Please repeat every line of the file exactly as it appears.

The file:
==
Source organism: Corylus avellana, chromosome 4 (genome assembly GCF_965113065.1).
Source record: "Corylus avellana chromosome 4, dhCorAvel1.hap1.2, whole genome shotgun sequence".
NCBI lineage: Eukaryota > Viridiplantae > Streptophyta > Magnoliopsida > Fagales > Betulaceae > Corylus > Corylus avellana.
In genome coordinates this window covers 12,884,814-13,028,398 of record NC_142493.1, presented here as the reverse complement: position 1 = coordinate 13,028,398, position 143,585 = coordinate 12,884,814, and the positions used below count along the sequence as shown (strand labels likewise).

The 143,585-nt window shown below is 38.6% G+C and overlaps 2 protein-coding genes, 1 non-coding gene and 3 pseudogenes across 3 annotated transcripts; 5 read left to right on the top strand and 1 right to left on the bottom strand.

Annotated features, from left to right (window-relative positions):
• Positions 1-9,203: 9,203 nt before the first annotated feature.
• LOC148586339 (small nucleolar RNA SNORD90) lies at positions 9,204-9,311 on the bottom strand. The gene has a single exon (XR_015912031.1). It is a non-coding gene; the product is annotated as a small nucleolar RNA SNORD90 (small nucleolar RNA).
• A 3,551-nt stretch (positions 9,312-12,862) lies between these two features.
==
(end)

Source organism: Corylus avellana, chromosome 4 (genome assembly GCF_965113065.1).
Source record: "Corylus avellana chromosome 4, dhCorAvel1.hap1.2, whole genome shotgun sequence".
NCBI lineage: Eukaryota > Viridiplantae > Streptophyta > Magnoliopsida > Fagales > Betulaceae > Corylus > Corylus avellana.
In genome coordinates this window covers 12,884,814-13,028,398 of record NC_142493.1, presented here as the reverse complement: position 1 = coordinate 13,028,398, position 143,585 = coordinate 12,884,814, and the positions used below count along the sequence as shown (strand labels likewise).

The 143,585-nt window shown below is 38.6% G+C and overlaps 2 protein-coding genes, 1 non-coding gene and 3 pseudogenes across 3 annotated transcripts; 5 read left to right on the top strand and 1 right to left on the bottom strand.

Annotated features, from left to right (window-relative positions):
• Positions 1-9,203: 9,203 nt before the first annotated feature.
• LOC148586339 (small nucleolar RNA SNORD90) lies at positions 9,204-9,311 on the bottom strand. The gene has a single exon (XR_015912031.1). It is a non-coding gene; the product is annotated as a small nucleolar RNA SNORD90 (small nucleolar RNA).
• A 3,551-nt stretch (positions 9,312-12,862) lies between these two features.